The control logic 172 compares the usage statistic with a usage limit. The usage limit may be a predetermined default or factory-set value that is widely applicable to users, or may be derived from profile information entered by the user and stored in the profile memory 174. For example, the user may provide his or her age, information regarding susceptibility or past experience with repetitive-use injuries, level of skill in keyboard entry, and the like. Based on the profile information, the usage limit may be personalized approximately to the user by selecting from a plurality of usage limits that are predetermined and stored in the profile memory 174, or by determining a usage limit when needed.
If the value of the keyboard usage statistic exceeds the usage limit, the control logic 172 provides a signal that alters, or causes to be altered, an input mode capability of the electronic device, under the supervision of the operating logic 142. Thus, responsive to comparing the usage statistic with the usage limit, keyboard input to a first application may be throttled while substantially unlimited input to a second application may be permitted. For example, keyboard entry to an email editor may be throttled, whereas keyboard entry into a cellular telephone dialing system of the same electronic device may be permitted without restriction.
Input may be throttled by disabling keyboard 152 altogether for entering data into the first application, or limiting the rate at which the keyboard 152 will accept keystroke entries for the first application to a reduced but non-zero rate. In other embodiments, various functions of the keyboard may be altered. For example, the keyboard may be restricted so as to accept only entries that are numerical, to permit a multi-application device to function as a cellular telephone but not as an email editor. In embodiments of the invention that include the alternative input mechanism 154, the control logic 172 may have the capability to enable the alternate input mechanism 154 and instruct the user to use the alternate input mechanism 154, for example through the operating logic 142 and the display 150.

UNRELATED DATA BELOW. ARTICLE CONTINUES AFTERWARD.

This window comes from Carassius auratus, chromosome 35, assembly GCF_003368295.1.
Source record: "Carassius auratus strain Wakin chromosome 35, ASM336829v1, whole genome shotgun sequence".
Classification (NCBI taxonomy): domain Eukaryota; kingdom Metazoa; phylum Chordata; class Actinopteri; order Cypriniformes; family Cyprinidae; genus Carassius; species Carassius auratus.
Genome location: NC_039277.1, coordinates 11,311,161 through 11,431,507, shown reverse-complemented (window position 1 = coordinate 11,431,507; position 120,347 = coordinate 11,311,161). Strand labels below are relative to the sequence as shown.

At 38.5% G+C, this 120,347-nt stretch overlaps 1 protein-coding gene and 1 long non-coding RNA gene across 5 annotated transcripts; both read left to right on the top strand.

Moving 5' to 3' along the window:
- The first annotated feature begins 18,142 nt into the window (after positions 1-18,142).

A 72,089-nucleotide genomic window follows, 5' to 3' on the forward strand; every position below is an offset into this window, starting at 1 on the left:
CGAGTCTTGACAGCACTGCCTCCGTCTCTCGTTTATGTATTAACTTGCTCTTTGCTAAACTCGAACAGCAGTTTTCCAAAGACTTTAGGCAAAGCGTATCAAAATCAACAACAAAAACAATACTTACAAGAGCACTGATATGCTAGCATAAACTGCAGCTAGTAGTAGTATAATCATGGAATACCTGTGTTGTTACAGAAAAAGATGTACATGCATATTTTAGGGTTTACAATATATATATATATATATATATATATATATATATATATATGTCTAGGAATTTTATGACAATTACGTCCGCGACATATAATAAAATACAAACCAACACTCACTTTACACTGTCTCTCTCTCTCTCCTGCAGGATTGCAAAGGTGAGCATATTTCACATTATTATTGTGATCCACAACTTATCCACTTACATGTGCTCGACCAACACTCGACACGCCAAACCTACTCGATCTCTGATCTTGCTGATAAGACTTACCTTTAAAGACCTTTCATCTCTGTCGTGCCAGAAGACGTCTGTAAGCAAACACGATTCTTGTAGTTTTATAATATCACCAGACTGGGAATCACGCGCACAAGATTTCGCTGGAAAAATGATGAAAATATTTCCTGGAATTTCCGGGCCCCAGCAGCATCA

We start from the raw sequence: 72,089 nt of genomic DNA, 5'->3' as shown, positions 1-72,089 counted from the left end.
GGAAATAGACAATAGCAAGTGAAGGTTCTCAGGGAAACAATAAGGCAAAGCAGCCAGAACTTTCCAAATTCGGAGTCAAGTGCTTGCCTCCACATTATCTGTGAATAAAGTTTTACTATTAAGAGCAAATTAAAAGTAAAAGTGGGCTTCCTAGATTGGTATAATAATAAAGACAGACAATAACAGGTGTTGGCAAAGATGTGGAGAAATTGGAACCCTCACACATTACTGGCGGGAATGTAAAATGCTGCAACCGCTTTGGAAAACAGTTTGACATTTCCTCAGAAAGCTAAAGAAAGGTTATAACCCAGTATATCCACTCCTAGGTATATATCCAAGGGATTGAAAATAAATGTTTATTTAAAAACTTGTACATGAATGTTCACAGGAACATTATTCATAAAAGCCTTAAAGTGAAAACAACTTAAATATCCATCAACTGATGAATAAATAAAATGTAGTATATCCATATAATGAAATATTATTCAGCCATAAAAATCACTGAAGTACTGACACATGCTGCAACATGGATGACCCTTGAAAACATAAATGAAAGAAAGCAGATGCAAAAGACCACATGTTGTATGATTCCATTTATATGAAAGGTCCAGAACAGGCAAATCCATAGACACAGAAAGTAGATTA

Keyboard usage is monitored (block 220), preferably by the operating logic 142, for example by incrementing a counter for each keystroke entered by the user. A keyboard usage statistic is determined (block 230) from the data gathered by monitoring keyboard usage, preferably by the control logic 172, for example by computing a moving average over time of the number of keystroke entries.
The keyboard usage statistic is compared with the usage limit (block 240), preferably by the control logic 172. If the keyboard usage statistic is less than the usage limit (block 250, yes), the process returns to monitor keyboard usage (block 220). Otherwise (i.e., the keyboard usage statistic is greater than or equal to the usage limit; block 250, no), an input mode capability of the electronic device is altered (block 260), as described above with reference to
Although the foregoing has described systems, methods, and computer program products for controlling a user's interaction with a keyboard of a multi-application electronic device, the description of the invention is illustrative rather than limiting, and the invention is limited only by the claims that follow.
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|Cooperative Classification||G06F2201/88, G06F11/3438, G06F3/023|
|European Classification||G06F3/023, G06F11/34C|
|Apr 5, 2006||AS||Assignment|
Owner name: INTERNATIONAL BUSINESS MACHINES CORPORATION, NEW Y
Free format text: ASSIGNMENT OF ASSIGNORS INTEREST;ASSIGNOR:COX, JR., PATRICK HERBERT;REEL/FRAME:017423/0025
Effective date: 20060302
|Sep 30, 2015||FPAY||Fee payment|
Year of fee payment: 4